Making connections with Jardins suspendus
August 18, 2022
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From August 25 to 28, Place de la Paix in the Quartier des Spectacles will host Jardins suspendus, an interactive installation and contemporary and aerial dance performance. The project’s co-artistic directors and choreographers, Claire Jeannot and Geneviève Lauzon, spoke with us about their ambitious and sensitive interdisciplinary work.
WHAT IS THE ORIGIN OF JARDINS SUSPENDUS?
Claire Jeannot : Separately, Geneviève and I both saw the call for proposals for a street arts show issued by the Quartier des Spectacles Partnership, the Conseil des arts de Montréal and the National Theatre School. We each had an idea, but neither one quite fit the criteria. So, we decided to have a dialogue and develop our respective ideas together to create a third proposal.
Geneviève Lauzon : Our approaches had a few things in common, like the idea of an installation that transforms public space, working vertically and playing with the audience’s gaze. We wanted to improve both of our worlds to create a new one that would be more dreamlike, more majestic, and occupy even more of Place de la Paix.
WHAT DOES THE SITE INSPIRE IN YOU? HOW DID PLACE DE LA PAIX FIT INTO YOUR PROJECT?
CJ: Right off the bat, we were excited by its many trees. It’s a very lively place that is used by many different communities. Because our work focuses on connections and interactions, it was only natural that we were interested in what was already there.
GL: It’s a relatively small public space, nestled between buildings. It has fairly dense vegetation, with the trees and grass. Its particular blend of plant life and urbanity inspired our proposal, as did its social complexity.
CAN YOU DESCRIBE THE PROJECT IN A FEW WORDS? WHAT SHOULD THE AUDIENCE EXPECT?
GL: Jardins suspendus has two components. The first is an outdoor interactive exhibition, freely accessible between 11 a.m. and 9 p.m. People who visit the installation can activate audio tracks and hear testimonials recorded during cultural outreach activities that were also part of the project.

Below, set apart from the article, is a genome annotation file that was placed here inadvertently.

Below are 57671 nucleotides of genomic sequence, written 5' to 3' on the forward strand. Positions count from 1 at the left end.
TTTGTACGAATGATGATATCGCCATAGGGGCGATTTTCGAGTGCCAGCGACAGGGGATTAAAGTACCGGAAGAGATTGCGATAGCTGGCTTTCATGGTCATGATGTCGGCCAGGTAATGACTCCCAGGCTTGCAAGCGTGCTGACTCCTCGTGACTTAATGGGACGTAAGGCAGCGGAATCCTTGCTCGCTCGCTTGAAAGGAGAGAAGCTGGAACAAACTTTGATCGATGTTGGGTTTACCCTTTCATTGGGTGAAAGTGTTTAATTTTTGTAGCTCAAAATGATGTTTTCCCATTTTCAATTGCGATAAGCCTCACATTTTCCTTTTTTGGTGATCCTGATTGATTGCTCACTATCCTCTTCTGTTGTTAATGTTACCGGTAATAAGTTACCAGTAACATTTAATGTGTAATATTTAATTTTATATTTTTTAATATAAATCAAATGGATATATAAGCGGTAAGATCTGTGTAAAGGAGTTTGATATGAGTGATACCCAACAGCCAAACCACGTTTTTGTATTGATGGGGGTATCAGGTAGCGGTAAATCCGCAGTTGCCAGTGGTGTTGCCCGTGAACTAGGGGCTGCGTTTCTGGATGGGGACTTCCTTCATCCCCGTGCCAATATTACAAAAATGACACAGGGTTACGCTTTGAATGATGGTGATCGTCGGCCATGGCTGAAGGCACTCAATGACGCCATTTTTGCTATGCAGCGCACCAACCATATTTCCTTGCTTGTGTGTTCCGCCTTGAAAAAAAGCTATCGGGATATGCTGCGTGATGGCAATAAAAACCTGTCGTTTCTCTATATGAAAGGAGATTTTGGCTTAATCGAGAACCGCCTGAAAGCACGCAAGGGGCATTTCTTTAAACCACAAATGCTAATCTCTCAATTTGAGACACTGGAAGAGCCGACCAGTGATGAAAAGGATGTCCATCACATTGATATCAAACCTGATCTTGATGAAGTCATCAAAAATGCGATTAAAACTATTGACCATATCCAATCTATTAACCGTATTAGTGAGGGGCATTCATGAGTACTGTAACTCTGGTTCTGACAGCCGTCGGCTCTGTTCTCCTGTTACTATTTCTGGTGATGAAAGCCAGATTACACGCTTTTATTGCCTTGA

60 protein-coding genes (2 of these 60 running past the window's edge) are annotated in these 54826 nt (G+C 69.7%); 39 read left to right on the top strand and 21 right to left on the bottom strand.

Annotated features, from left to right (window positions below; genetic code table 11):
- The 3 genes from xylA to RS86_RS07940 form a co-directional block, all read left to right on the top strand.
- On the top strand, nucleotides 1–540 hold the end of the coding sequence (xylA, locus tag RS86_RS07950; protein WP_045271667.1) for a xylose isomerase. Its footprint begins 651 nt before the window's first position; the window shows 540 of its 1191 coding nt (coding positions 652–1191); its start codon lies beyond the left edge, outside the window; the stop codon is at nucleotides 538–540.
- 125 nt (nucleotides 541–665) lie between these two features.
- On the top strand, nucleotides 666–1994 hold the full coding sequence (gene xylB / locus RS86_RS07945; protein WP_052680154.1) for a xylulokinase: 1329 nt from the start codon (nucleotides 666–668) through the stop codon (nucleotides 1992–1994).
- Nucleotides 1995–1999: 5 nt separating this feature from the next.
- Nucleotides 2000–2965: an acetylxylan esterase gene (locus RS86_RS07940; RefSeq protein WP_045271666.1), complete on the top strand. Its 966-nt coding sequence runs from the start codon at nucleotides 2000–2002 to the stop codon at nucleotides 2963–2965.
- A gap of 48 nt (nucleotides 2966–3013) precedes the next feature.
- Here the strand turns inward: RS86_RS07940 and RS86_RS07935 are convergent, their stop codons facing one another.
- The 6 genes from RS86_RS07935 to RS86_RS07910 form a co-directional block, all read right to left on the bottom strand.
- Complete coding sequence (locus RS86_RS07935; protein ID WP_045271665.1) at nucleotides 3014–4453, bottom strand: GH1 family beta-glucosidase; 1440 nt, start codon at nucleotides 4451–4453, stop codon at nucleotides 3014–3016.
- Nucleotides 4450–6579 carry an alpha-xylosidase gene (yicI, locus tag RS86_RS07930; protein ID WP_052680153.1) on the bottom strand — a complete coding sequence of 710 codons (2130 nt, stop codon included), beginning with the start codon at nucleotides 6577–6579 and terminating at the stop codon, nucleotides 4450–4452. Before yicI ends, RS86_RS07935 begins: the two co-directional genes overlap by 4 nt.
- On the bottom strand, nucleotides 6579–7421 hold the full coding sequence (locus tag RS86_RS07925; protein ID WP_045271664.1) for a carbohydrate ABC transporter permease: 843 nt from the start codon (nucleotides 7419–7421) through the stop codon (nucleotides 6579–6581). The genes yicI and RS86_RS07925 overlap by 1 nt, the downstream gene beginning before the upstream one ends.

CJ: In the evening, there’s a contemporary and aerial dance performance. Seven dancers will occupy the space and bring it to life by playing with height and gravity. The artists are harnessed to containers as tall as 16 feet. As a whole, the project is a visual and auditory experience that awakens our senses and emotions.
YOU WORKED WITH QUITE A FEW PEOPLE TO BUILD SUCH A RICH UNIVERSE. WHO ARE THEY?
GL: From the very beginning, we worked on scenography with Manon Guiraud and Charlotte Gandin, who are both former members of a now-disbanded creative collective called Le Pictographe. They made the majestic tree that will soon stand in the middle of Place de la Paix, meticulously crafting it from salvaged old shirts.
CJ: There are also the audio component, by Andrew Beaudoin, the costumes by Roxanne Bédard and the music by Thomas Floquet. For the aerial dance, we worked with artistic consultant Mélissa Collelo.
WHAT WAS INVOLVED IN THE CULTURAL OUTREACH WORK?
GL: It was important to us that the project would incorporate citizen voices. In collaboration with the National Theatre School of Canada and Accueil aux immigrants de l’est de Montréal (AIEM), we held outreach workshops to explore the movements of the body and examine non-verbal language, postures, gazes and so on. After those physical sessions, we recorded discussions that became the basis of the audio tracks – words and sentences that are part of the show.
CJ: This summer, we also had gatherings in Place de la Paix to talk with the people who use it, learn about them and tell them about our project. We talked about the space and their connections with others and with the city. It was very enriching on a human level.
HUMAN SHARING AND CONNECTION ARE AT THE HEART OF YOUR PROJECT. WHAT IS THE MESSAGE YOU WOULD LIKE TO CONVEY THROUGH THE WORK?
GL: During our research, it became clear to us that connection with others is essential for human beings. We want to highlight the importance of that contact, which marks us and resonates in our lives. How do all the small interactions we have as we go about our day affect us if we slow down and extend them a little? No doubt, the pandemic awakened that kind of awareness in many of us.
CJ: With this project, we realize that the connections binding us are there, we just have to shed some light on them. We wanted to materialize the bonds that already exist between residents of the city and demonstrate that these encounters have real weight, real power in what we can accomplish, feel and experience as human beings.
Installation immersive et danse aérienne
From August 25 to 28, 2022
Immersive installation: 11 a.m. to 9 p.m.
Two performances per night: 6 pm and 7:30 pm
Place de la Paix, Quartier des Spectacles